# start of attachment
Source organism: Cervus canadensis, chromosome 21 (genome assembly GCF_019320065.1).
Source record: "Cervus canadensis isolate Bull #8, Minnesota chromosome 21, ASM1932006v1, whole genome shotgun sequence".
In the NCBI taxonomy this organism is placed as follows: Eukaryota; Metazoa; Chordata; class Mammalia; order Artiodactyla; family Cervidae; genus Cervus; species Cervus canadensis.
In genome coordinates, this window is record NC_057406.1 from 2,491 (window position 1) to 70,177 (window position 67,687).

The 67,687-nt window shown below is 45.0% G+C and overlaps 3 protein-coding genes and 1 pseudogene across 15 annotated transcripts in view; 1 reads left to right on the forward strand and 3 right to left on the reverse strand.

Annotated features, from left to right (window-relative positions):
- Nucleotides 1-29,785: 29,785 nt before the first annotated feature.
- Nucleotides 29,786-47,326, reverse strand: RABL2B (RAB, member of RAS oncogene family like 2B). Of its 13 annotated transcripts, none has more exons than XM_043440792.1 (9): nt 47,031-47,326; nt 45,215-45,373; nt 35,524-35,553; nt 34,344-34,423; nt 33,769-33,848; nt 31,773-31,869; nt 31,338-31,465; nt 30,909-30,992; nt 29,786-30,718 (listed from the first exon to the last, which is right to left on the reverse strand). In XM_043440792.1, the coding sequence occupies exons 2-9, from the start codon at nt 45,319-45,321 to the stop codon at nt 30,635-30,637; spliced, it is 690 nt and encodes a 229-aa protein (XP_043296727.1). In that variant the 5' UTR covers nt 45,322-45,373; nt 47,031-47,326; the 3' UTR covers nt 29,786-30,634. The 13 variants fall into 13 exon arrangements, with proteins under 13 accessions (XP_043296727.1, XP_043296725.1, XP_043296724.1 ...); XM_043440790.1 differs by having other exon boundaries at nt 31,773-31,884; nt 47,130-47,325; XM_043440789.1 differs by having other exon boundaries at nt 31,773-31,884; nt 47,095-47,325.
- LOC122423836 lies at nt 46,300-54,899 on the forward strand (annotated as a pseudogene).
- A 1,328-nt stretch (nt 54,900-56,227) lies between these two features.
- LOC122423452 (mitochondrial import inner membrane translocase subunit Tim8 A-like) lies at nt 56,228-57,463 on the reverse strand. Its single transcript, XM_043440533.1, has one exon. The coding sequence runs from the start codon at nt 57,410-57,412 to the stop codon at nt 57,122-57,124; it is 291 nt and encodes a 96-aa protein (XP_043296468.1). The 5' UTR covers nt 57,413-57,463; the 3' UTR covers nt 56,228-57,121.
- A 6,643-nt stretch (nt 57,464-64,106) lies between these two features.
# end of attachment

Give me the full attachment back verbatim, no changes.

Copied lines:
Source organism: Cervus canadensis, chromosome 21 (genome assembly GCF_019320065.1).
Source record: "Cervus canadensis isolate Bull #8, Minnesota chromosome 21, ASM1932006v1, whole genome shotgun sequence".
In the NCBI taxonomy this organism is placed as follows: Eukaryota; Metazoa; Chordata; class Mammalia; order Artiodactyla; family Cervidae; genus Cervus; species Cervus canadensis.
In genome coordinates, this window is record NC_057406.1 from 2,491 (window position 1) to 70,177 (window position 67,687).

The 67,687-nt window shown below is 45.0% G+C and overlaps 3 protein-coding genes and 1 pseudogene across 15 annotated transcripts in view; 1 reads left to right on the forward strand and 3 right to left on the reverse strand.

Annotated features, from left to right (window-relative positions):
- Nucleotides 1-29,785: 29,785 nt before the first annotated feature.
- Nucleotides 29,786-47,326, reverse strand: RABL2B (RAB, member of RAS oncogene family like 2B). Of its 13 annotated transcripts, none has more exons than XM_043440792.1 (9): nt 47,031-47,326; nt 45,215-45,373; nt 35,524-35,553; nt 34,344-34,423; nt 33,769-33,848; nt 31,773-31,869; nt 31,338-31,465; nt 30,909-30,992; nt 29,786-30,718 (listed from the first exon to the last, which is right to left on the reverse strand). In XM_043440792.1, the coding sequence occupies exons 2-9, from the start codon at nt 45,319-45,321 to the stop codon at nt 30,635-30,637; spliced, it is 690 nt and encodes a 229-aa protein (XP_043296727.1). In that variant the 5' UTR covers nt 45,322-45,373; nt 47,031-47,326; the 3' UTR covers nt 29,786-30,634. The 13 variants fall into 13 exon arrangements, with proteins under 13 accessions (XP_043296727.1, XP_043296725.1, XP_043296724.1 ...); XM_043440790.1 differs by having other exon boundaries at nt 31,773-31,884; nt 47,130-47,325; XM_043440789.1 differs by having other exon boundaries at nt 31,773-31,884; nt 47,095-47,325.
- LOC122423836 lies at nt 46,300-54,899 on the forward strand (annotated as a pseudogene).
- A 1,328-nt stretch (nt 54,900-56,227) lies between these two features.
- LOC122423452 (mitochondrial import inner membrane translocase subunit Tim8 A-like) lies at nt 56,228-57,463 on the reverse strand. Its single transcript, XM_043440533.1, has one exon. The coding sequence runs from the start codon at nt 57,410-57,412 to the stop codon at nt 57,122-57,124; it is 291 nt and encodes a 96-aa protein (XP_043296468.1). The 5' UTR covers nt 57,413-57,463; the 3' UTR covers nt 56,228-57,121.
- A 6,643-nt stretch (nt 57,464-64,106) lies between these two features.